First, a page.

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Chem Biol. 2001 Jan;8(1):47-58.

The tethered agonist approach to mapping ion channel proteins--toward a structural model for the agonist binding site of the nicotinic acetylcholine receptor.

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Division of Chemistry and Chemical Engineering. California Institute of Technology, Pasadena 91125, USA.



The integral membrane proteins of neurons and other excitable cells are generally resistant to high resolution structural tools. Structure-function studies, especially those enhanced by the nonsense suppression methodology for unnatural amino acid incorporation, constitute one of the most powerful probes of ion channels and related structures. The nonsense suppression methodology can also be used to incorporate functional side chains designed to deliver novel structural probes to membrane proteins. In this vein, we sought to generalize a potentially powerful tool - the tethered agonist approach - for mapping the agonist binding site of ligand-gated ion channels.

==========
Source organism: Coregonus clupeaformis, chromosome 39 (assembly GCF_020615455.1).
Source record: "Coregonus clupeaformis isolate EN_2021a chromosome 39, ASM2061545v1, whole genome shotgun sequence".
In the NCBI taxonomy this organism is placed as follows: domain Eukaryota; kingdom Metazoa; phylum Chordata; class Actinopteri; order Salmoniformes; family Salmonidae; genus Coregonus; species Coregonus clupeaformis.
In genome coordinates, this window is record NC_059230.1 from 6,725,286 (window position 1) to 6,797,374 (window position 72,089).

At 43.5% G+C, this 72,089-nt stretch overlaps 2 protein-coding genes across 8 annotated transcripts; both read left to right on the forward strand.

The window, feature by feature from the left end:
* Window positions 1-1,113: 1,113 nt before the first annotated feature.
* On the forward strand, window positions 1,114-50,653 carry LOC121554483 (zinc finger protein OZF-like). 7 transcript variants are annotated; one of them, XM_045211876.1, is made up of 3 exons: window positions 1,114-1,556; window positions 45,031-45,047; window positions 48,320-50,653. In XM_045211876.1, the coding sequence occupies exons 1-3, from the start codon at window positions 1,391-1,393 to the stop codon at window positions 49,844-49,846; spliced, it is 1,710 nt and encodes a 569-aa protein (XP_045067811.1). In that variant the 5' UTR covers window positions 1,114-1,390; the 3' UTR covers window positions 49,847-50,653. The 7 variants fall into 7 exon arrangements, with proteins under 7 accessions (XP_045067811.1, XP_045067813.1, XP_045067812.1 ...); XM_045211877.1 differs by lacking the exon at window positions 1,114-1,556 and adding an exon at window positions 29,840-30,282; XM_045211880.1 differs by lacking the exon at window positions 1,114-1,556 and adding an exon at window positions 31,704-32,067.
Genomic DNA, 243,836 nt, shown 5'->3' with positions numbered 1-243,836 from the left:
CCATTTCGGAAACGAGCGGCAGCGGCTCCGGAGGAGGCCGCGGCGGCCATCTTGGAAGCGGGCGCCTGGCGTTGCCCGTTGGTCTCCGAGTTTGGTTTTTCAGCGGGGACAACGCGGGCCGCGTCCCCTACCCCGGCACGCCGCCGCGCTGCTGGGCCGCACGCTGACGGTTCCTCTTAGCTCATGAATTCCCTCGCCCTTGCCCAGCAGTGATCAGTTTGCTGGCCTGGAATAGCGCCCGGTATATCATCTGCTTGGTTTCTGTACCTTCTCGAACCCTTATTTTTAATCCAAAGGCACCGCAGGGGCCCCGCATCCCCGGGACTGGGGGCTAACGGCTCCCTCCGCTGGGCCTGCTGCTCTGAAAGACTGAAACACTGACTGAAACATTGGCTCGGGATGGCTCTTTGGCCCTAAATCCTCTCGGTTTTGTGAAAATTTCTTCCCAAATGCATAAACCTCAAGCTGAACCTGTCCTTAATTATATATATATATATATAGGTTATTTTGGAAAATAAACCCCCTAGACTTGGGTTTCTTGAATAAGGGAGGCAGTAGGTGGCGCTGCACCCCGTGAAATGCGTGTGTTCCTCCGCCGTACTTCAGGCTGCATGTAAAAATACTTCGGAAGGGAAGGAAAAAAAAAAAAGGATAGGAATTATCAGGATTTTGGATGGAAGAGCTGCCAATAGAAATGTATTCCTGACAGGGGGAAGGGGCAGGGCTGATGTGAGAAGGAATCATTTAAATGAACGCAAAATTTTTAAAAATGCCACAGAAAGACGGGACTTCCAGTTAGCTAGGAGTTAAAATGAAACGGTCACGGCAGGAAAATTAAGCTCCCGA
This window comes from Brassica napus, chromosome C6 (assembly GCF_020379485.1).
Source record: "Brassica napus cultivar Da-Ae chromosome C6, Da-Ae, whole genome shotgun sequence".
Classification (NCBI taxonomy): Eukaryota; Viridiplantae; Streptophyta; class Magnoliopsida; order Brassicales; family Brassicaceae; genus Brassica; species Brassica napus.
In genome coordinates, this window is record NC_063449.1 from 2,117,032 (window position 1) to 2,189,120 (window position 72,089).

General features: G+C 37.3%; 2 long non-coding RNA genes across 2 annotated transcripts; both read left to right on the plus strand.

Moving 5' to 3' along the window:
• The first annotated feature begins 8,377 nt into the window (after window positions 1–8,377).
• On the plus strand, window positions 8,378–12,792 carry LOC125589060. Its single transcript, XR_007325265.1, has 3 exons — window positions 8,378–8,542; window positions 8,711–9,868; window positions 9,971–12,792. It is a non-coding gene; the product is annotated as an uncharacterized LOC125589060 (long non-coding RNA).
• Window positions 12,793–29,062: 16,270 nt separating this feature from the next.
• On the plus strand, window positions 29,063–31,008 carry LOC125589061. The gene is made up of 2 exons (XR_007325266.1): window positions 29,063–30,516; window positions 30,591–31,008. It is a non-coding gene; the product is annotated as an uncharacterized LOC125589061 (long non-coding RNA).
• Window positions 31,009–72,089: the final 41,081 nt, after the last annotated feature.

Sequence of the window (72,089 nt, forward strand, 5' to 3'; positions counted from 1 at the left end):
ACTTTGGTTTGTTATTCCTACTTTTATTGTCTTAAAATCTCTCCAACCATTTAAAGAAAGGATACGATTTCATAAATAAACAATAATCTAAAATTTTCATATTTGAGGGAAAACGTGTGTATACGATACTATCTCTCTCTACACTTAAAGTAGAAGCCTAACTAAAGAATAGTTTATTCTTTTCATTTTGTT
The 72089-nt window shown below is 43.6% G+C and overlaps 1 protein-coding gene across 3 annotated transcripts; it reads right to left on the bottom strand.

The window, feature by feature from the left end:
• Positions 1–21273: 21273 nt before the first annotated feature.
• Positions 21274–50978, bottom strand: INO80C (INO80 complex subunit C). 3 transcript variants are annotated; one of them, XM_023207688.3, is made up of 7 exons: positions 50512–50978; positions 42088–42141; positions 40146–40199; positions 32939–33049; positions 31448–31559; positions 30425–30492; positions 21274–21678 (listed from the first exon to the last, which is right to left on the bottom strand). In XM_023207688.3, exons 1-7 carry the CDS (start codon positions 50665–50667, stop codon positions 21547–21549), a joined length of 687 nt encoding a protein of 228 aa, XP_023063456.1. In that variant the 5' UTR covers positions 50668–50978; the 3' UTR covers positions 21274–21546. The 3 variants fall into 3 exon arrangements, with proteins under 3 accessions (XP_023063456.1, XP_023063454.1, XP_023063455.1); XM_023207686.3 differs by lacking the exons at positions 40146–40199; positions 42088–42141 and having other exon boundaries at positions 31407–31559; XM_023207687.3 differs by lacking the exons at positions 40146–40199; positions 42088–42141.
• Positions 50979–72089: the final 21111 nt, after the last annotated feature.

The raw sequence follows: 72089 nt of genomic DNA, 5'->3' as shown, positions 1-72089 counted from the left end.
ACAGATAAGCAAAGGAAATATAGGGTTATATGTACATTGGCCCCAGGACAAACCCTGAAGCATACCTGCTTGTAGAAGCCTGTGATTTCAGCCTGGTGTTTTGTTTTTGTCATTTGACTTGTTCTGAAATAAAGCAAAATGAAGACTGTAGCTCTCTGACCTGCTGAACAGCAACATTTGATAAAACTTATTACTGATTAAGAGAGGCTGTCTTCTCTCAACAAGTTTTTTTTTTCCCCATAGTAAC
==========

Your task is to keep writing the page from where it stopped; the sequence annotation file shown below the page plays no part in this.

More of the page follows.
Using the in vivo nonsense suppression method for unnatural amino acid incorporation, a series of tethered quaternary ammonium derivatives of tyrosine have been incorporated into the nicotinic acetylcholine receptor. At three sites a constitutively active receptor results, but the pattern of activation as a function of chain length is different. At position alpha149, there is a clear preference for a three-carbon tether, while at position alpha93 tethers of 2-5 carbons are comparably effective. At position gamma55/delta57 all tethers except the shortest one can activate the receptor. Based on these and other data, a model for the receptor binding site can be developed by analogy to the acetylcholine esterase crystal structure.


Through the use of nonsense suppression techniques, the tethered agonist approach has been made into a general tool for probing receptor structures. When applied to the nicotinic receptor, the method places new restrictions on developing models for the agonist binding site.

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